Claims that immigration helps or hurts economies may not add up

So which is it: immigration as job killer or steroid for economic growth?

So which is it: immigration as job killer or steroid for economic growth?

The 49th parallel seems to almost perfectly bifurcate the debate about immigration these days. South of the border, we have a president who promises to build a wall to stop illegal Mexican inflows. Donald Trump’s official stance on immigration contends that this hardline approach aims to, among other things, “boost wages and ensure that open jobs are offered to American workers first.”

North of the border, the federal Advisory Council on Economic Growth is recommending that the feds boost immigration to 450,000 people a year, up from around 270,000 in 2015. That would mean an almost 500 per cent surge in the absolute number of annual immigrants since the last Trudeau was in power.

The Advisory Council’s take: “An increased immigrant population has positive implications for business and job creation for Canadians through entrepreneurship and innovation, international trade, and if done right, can raise living standards for all Canadians.”

So which is it: immigration as job killer or steroid for economic growth?

The answer may be more complicated than either side of the conversation would prefer. Judging from the numbers, the supply is clearly there. “A pattern is emerging,” write the authors of a 2016 Harvard Business School paper: “High-skilled migrants are departing from a broader range of countries and heading to a narrower range of countries—in particular the United States, the United Kingdom, Canada, and Australia.”

In B.C., meanwhile, there’s also evidence of demand. The province took in 35,730 foreign nationals as new permanent residents in 2015, the Ministry of Jobs, Tourism and Skills Training reports. Sixty-three per cent were economic class, a category of immigrant selected for their skills and ability to contribute to Canada’s economy. Of 934,000 total job openings the ministry is projecting from 2015 through 2025, 35 per cent will be filled via net in-migration, which includes immigration and interprovincial migration.

Summarizing the provincial government’s immigration policy goals, the ministry states: “The right number of people with the right skills… to meet BC’s labour market needs and economic growth potential.”

An important component of these policies is the Provincial Nominee Program (PNP), which describes itself as offering an “economic immigration pathway for in demand foreign workers and experienced entrepreneurs who can contribute economically to the province.” The idea is that ranking would-be immigrants by skills and other attributes can identify the people most suited to contribute economically.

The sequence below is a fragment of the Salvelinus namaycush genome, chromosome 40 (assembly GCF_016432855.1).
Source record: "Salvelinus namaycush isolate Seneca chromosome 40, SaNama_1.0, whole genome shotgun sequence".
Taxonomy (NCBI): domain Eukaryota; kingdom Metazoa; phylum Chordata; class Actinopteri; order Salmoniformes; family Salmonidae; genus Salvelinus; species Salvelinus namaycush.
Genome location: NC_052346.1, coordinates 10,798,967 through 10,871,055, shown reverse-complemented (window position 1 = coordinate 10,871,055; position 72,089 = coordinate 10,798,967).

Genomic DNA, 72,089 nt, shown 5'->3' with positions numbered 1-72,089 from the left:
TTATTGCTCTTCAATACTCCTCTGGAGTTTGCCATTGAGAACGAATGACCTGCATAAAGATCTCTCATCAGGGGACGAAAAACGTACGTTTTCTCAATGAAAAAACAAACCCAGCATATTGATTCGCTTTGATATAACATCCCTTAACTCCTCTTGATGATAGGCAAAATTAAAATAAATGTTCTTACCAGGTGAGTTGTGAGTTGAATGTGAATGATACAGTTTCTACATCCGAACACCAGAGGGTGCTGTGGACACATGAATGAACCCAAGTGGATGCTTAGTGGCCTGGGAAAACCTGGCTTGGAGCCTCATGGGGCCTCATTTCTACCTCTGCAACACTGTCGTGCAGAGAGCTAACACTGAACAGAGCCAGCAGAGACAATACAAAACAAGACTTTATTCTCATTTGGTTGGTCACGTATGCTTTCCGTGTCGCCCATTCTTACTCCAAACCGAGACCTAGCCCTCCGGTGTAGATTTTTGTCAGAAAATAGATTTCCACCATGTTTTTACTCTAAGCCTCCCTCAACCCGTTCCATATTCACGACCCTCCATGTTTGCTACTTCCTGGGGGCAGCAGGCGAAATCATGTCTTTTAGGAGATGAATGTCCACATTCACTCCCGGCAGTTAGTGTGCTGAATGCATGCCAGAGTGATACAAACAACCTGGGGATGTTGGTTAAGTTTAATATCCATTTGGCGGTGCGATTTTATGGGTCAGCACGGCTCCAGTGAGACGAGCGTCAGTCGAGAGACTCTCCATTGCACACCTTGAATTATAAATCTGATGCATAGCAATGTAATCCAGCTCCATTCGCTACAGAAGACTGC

The data supports the contention that PNP entrants do better than average immigrants, at least in the short term. A 2013 University of Winnipeg study shows that PNP immigrants start working at higher wages than their non-PNP peers, but the difference evens out after seven years.

There’s anecdotal evidence that B.C.’s economy would suffer without these labour inflows. Sandra Reder, founder of Vertical Bridge Corporate Consulting Inc., a Vancouver-based human resources consultancy, gets regular requests from companies that can’t find workers. Welders. Legal secretaries. “Skilled labour is really a problem,” Reder says. “The schools can’t produce them fast enough, and the sector is aging out.”

But does immigration contribute to real growth? Here the numbers are less clear, says David Green, a professor at UBC’s Vancouver School of Economics. Adding more bodies to the economy will expand it on aggregate, what economists refer to as extensive growth. But immigration may not do much per capita, the yardstick for evaluating individual well-being. “If you talk to any economist who studies the impact of immigration on a local economy,” Green says, “the consensus would be that immigration inflow has a very small impact on average wages and on employment rates.”

The most famous case study of this phenomenon took place following the Mariel boatlift of 1980, when an influx of Cuban refugees expanded the labour supply in Miami by a colossal seven per cent in five months. Three years later, after an initial depression of average wages and the employment rate, Miami had returned to the same numbers as before. “You can hit economies with these kinds of shocks, and they tend to replicate themselves,” Green says.

North Americans may choose sides, with one group claiming that immigrants are a stimulus for growth and innovation while the other argues that they steal jobs and depress wages. “What I’m telling you is that five years out, you can’t see either of these effects,” Green explains. “It’s not a big positive or a big negative.”

That shouldn’t be read as a resistance to immigration. “We want a diverse society,” Green says. “We want to help refugees.” Maybe the total Canada accepts should reach that 450,000 figure. But whatever the number, new arrivals might thrive more if we spared them the weight of our expectations or, worse, our pessimism. 

Moving Target

For most of the past decade, the number of landed immigrants entering Canada each year has hovered around the 250,000 mark. But the federal Advisory Council on Economic Growth suggests gradually increasing the annual total to 450,000 by 2021. The only year we saw anything close to that level of immigration was more than a century ago.

Sources: Advisory Council on Economic Growth, Statistics Canada